Four-legged friends causing mayhem in the rental market!

In the biggest shake-up to the Victorian Residential Tenancies Act in more than two decades, a raft of new laws came into effect in March 2021. Covering everything from allowing renters to make minor modifications to the rental property to limiting rent increases to just once a year, the 132 amendments aim to “make renting fairer” for Victoria’s 1.5 million tenants.

Among the most contentious of these government reforms is the new pet clause, which makes it easier for renters to have four-legged friends in the home.

Australians have one of the highest rates of pet ownership in the world – almost 29 million of them, according to the latest Animal Medicines Australia report – so it’s no surprise to us that this change is one our clients ask about most frequently.

So, what does the new pet law mean for renters and rental providers?

What are the new laws?

Under the new law, renters must fill out a Consumer Affairs Victoria Pet Request Form for every pet they wish to keep on the premises (other than assistance dogs, which are already permitted under the Equal Opportunity Act).

Rental providers (ie landlords) cannot “unreasonably refuse consent”, and have 14 days to respond to the request. If they don’t respond, the renter has the automatic right to keep the pet.

To deny the application, a rental provider must now go to the Victorian Civil and Administrative Tribunal (VCAT), where a tribunal member will make their determination based on considerations like the type of pet, the nature of the property and other relevant laws such as council regulations.

If VCAT makes an order excluding the pet from the premises, the renter has 14 days to comply or they could face a 28-day Notice to Vacate.

Since the reforms came into effect, VCAT has received close to 350 applications relating to pets. Only about 20 have proceeded to a final determination – and only one determination has been in favour of the rental provider.

Renee Whitehouse, Director of Property Management at The Property Mentors, said wait times for a pet request hearing were extensive.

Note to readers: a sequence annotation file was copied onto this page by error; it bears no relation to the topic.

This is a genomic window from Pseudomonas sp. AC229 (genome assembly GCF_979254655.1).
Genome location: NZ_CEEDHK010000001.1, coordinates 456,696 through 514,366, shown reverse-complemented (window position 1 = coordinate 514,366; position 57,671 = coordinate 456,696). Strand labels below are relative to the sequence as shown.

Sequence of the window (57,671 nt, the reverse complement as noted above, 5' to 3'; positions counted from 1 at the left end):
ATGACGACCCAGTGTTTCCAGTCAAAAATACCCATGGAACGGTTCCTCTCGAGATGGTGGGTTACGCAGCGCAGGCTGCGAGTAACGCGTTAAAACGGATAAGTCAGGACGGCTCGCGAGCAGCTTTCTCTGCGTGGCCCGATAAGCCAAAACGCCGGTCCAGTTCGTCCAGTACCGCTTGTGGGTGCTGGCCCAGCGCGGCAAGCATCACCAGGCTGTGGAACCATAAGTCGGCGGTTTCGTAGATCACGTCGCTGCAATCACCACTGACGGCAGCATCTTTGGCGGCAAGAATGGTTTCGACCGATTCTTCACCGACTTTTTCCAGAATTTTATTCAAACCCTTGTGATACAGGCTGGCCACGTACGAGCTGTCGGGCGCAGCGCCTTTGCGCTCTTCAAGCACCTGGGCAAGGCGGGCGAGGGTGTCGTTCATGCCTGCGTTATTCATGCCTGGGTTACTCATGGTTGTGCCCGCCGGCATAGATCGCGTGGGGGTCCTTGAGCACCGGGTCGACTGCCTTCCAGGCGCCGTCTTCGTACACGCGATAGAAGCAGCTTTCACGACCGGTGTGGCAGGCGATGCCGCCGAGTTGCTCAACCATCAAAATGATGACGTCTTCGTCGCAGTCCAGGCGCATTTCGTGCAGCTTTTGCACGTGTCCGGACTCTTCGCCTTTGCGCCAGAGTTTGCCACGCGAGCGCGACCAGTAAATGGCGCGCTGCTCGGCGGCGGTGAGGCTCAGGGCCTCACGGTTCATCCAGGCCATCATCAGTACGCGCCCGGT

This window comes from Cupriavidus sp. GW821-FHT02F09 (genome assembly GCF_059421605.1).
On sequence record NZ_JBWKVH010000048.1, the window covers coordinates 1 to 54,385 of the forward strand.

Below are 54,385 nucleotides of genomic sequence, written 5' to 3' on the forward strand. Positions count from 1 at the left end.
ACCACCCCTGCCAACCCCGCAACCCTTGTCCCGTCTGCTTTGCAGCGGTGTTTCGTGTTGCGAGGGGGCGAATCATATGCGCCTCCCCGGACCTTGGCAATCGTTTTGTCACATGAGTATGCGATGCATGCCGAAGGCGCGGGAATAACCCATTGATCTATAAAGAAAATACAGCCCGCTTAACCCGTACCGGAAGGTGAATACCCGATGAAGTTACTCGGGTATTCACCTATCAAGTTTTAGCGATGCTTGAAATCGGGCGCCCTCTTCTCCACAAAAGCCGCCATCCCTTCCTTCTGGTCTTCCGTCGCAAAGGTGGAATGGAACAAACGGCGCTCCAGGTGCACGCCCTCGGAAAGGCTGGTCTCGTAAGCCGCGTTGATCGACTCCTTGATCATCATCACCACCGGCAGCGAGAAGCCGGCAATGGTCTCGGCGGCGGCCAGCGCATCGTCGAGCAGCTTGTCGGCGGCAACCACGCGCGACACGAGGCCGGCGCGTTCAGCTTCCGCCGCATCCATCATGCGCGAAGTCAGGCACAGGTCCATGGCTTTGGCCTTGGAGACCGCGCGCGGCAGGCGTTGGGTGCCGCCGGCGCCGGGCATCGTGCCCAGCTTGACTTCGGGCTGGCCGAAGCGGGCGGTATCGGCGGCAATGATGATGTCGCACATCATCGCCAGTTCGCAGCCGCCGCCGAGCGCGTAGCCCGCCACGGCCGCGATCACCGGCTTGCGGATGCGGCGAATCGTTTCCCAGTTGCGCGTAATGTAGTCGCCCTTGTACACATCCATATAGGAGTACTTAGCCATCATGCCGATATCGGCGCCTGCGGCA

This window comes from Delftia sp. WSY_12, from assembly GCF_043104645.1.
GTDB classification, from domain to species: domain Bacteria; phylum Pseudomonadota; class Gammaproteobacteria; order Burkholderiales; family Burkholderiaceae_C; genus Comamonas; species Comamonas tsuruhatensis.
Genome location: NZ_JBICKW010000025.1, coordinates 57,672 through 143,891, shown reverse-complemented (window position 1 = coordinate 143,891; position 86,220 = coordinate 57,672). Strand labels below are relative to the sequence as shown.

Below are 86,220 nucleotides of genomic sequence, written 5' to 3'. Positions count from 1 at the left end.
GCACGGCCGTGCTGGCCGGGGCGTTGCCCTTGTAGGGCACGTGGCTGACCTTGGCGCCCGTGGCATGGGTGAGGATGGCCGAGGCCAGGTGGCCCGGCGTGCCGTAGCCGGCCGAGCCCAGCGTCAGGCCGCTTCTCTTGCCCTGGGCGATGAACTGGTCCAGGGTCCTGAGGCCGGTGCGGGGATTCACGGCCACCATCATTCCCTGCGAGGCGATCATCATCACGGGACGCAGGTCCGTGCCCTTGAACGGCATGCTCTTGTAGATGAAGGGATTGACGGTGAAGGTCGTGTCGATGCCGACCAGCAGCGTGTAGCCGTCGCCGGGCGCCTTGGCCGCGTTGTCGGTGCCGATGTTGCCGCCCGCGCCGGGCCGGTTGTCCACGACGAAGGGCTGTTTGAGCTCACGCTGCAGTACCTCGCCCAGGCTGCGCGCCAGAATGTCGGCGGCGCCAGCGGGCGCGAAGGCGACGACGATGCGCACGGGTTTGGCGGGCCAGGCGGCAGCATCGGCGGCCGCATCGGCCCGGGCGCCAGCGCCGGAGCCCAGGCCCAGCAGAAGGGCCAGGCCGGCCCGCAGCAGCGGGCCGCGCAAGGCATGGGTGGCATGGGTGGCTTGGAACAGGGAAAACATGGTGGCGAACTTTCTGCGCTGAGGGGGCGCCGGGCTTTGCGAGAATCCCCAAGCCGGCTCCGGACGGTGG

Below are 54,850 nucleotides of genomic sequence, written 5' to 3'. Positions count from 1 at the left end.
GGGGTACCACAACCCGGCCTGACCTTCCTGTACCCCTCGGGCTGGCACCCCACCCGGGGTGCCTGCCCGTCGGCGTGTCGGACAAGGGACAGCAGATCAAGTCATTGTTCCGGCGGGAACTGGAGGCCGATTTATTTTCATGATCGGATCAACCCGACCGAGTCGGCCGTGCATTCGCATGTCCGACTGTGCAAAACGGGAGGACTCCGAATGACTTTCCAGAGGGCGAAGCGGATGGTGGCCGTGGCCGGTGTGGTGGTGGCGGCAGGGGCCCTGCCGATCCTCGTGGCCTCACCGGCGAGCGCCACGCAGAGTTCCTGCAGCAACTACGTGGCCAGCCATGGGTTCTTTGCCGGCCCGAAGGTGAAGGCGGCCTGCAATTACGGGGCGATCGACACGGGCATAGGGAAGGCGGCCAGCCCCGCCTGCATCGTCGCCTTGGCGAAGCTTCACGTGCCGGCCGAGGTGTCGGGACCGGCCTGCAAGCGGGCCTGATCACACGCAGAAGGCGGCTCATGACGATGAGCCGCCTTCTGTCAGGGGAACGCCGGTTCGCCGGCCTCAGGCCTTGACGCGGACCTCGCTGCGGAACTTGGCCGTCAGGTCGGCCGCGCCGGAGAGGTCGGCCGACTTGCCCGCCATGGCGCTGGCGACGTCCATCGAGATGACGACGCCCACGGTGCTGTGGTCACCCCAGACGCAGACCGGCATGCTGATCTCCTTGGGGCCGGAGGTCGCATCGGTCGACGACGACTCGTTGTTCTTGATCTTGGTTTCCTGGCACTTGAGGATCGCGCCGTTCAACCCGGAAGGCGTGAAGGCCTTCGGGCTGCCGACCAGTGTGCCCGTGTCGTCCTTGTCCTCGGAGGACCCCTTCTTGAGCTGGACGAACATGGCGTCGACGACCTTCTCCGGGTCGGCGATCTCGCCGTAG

“Currently VCAT receive an average of 10 urgent repair hearings per day, so they’re put through first,” she said.

“Pet requests are considered non-urgent VCAT matters. With the impact of COVID, and the new legislation coming in to effect on March 29, the backlog for anything non-urgent is pushed to the bottom of the VCAT hearing pile.”

How can a property manager help?

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Managing the tenancy process is complex and time-consuming – from handling stringent tenancy checks and conditions reports, to staying on top of property maintenance and handling disputes and issues.

Ms Whitehouse said engaging an experienced property manager should be a key part of your property investment plan.

“Finding an experienced property manager, who has empathy and can build rapport with all clients, is worth its weight in gold, as this can help to resolve issues early without the need for escalation to a VCAT hearing,” she said.

Ms Whitehouse said navigating the new pet law clearly demonstrated the benefit of having a good property manager in your corner.

“The majority of pet requests received are accepted. We then ask our renters to sign a ‘Pet Clause’, which basically states they are responsible for any damage the pet causes to be rectified at their own expense, and flea/pest spray and fumigation to be completed as part of the process when the renter vacates the premises,” she said.

“I had renters move into a brand-new, carpeted apartment last year with a dog. When they vacated, the smell left behind was overwhelming.”

It took several professional cleans, and significant amount of time spent in negotiation with the renters, to eradicate the smell.

“As a worst-case scenario, if the smell couldn’t be removed, it would no doubt have ended up in a convoluted and time consuming VCAT hearing,” she said.

Ms Whitehouse warned price point should not be your primary consideration when selecting a property manager.

“You really do get what you pay for. If a property manager misses something because they are too busy or inexperienced, such as a safety or maintenance issue, it will cost you significantly more trying to fix the problem. Conversely, a good property manager will virtually pay for themselves over time by ensuring that rent returns are always in line with the market.”

How can The Property Mentors help?

Our dedicated team of property experts will ensure you stay on top of your rights and responsibilities. As active property investors ourselves, we have a unique advantage over other property management services. We understand first-hand that the difference between a good and a bad property manager can also mean the difference between a hassle-free and easy to achieve income stream versus poor service, the wrong tenants, maintenance problems and unforeseen issues.

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